The Administrative Law Review, published by the ABA's Section of Administrative Law and Regulatory Practice, has just published an issue commemorating the thirtieth anniversary of OIRA. The volume contains a number of excellent articles prepared by participants at a conference on OIRA sponsored by The George Washington University Regulatory Studies Center.
Many of the articles, written by OIRA Administrators and Deputy Administrators, provide useful insights concerning the way OIRA has operated over the years – showing patterns of both continuity and change. For an especially rich history of the formative years of OIRA, tracing its roots back much earlier than commonly assumed, I commend Jim Tozzi's article, entitled "OIRA's Formative Years: The Historical Record of Centralized Regulatory Review Preceding OIRA's Founding."
Of special interest to me are the articles, and there are a number of them, in which the former OIRA officials all make the same point: The so-called independent regulatory agencies should be subject to the same OIRA review process as the executive branch agencies. In other words, the independent agencies should be subject to more presidential control than they are presently.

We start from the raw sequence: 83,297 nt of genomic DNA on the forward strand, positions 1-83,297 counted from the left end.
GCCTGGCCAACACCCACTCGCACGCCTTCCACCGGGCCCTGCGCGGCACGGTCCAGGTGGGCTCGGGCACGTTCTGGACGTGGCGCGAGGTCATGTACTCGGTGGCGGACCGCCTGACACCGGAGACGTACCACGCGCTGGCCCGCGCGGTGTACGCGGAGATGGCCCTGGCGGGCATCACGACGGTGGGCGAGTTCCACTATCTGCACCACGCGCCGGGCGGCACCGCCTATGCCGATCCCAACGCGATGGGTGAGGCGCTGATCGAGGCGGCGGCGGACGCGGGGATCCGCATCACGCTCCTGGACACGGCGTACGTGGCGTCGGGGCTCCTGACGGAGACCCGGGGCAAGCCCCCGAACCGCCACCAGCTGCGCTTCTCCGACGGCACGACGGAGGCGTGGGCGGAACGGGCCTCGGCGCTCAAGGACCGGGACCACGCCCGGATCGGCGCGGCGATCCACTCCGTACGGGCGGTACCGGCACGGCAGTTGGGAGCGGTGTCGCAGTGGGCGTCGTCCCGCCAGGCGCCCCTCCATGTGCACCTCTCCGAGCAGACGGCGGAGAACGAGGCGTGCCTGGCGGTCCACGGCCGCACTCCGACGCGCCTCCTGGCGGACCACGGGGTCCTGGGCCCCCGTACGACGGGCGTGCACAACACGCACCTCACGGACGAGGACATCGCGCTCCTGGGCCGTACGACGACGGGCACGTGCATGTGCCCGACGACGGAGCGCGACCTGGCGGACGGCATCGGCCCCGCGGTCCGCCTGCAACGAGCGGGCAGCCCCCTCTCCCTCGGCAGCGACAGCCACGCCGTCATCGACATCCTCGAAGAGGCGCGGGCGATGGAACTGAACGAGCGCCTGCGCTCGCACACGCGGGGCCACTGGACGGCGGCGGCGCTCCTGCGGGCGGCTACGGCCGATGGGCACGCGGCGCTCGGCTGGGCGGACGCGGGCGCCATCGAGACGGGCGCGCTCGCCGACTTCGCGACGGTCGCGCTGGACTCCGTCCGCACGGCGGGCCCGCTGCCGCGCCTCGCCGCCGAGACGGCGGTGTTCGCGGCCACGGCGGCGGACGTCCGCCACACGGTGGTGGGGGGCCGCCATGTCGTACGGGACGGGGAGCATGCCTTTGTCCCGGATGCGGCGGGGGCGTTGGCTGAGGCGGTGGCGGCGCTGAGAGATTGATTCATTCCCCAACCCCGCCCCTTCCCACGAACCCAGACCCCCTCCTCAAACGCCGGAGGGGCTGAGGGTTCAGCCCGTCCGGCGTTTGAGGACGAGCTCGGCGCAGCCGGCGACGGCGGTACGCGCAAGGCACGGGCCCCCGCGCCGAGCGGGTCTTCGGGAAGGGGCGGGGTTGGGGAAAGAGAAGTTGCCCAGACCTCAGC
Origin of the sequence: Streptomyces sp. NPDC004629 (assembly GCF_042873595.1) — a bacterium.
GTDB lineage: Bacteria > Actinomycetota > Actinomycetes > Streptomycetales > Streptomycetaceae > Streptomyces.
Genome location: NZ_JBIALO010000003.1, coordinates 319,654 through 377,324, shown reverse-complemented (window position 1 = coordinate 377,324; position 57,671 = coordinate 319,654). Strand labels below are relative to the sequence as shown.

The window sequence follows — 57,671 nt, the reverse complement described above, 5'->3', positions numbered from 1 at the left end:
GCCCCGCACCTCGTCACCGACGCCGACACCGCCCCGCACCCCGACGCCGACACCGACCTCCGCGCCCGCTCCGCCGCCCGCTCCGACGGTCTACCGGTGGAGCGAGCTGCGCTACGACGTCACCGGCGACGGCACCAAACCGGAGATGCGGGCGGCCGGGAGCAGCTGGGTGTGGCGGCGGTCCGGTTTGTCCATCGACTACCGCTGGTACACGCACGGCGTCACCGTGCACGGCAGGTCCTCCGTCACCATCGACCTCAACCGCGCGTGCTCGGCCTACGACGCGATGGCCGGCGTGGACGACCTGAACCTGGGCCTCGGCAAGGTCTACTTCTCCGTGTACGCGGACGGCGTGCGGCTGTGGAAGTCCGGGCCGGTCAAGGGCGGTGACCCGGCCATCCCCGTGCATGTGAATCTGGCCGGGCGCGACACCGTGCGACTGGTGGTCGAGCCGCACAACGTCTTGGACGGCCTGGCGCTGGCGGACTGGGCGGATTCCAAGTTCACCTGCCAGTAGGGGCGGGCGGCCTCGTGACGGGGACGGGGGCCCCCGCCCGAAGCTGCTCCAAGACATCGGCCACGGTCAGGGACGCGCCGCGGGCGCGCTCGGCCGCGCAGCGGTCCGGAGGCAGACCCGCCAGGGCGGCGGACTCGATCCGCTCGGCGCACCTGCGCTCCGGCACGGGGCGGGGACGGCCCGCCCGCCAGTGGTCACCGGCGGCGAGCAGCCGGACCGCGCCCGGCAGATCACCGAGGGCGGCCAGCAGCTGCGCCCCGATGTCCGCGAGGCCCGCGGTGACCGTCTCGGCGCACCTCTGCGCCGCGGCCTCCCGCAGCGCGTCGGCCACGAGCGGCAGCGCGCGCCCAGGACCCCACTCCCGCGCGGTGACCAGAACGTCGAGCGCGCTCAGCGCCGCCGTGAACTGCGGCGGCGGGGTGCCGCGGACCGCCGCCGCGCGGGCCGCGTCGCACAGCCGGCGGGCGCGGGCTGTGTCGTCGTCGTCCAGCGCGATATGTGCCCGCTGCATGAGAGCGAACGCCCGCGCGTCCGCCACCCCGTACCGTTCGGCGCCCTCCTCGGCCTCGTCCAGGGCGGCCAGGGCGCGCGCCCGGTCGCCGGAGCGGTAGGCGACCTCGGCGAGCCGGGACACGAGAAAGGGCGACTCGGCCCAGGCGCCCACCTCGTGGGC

In my new book, A Call for a Radical New Communications Policy: Proposals for Free Market Reform, the Federal Communications Commission's status as an independent agency plays a significant role. In one chapter I recommend that Congress consider transferring the policymaking functions of the FCC, usually carried out through rulemaking proceedings, to the executive branch, while retaining the current multimember commission format for deciding adjudicatory matters. Restructuring along these lines would give the President more control over policymaking functions, while continuing to insulate adjudicatory decisions from political control.
And in two other chapters I explain why, in the absence of a restructuring of the FCC along the lines I recommend, the agency should receive less Chevron deference upon judicial review than do executive agencies. I argue that the principal rationale of Chevron dictates this result. (By the way, so has Elena Kagan, when she was dean of Harvard Law School.)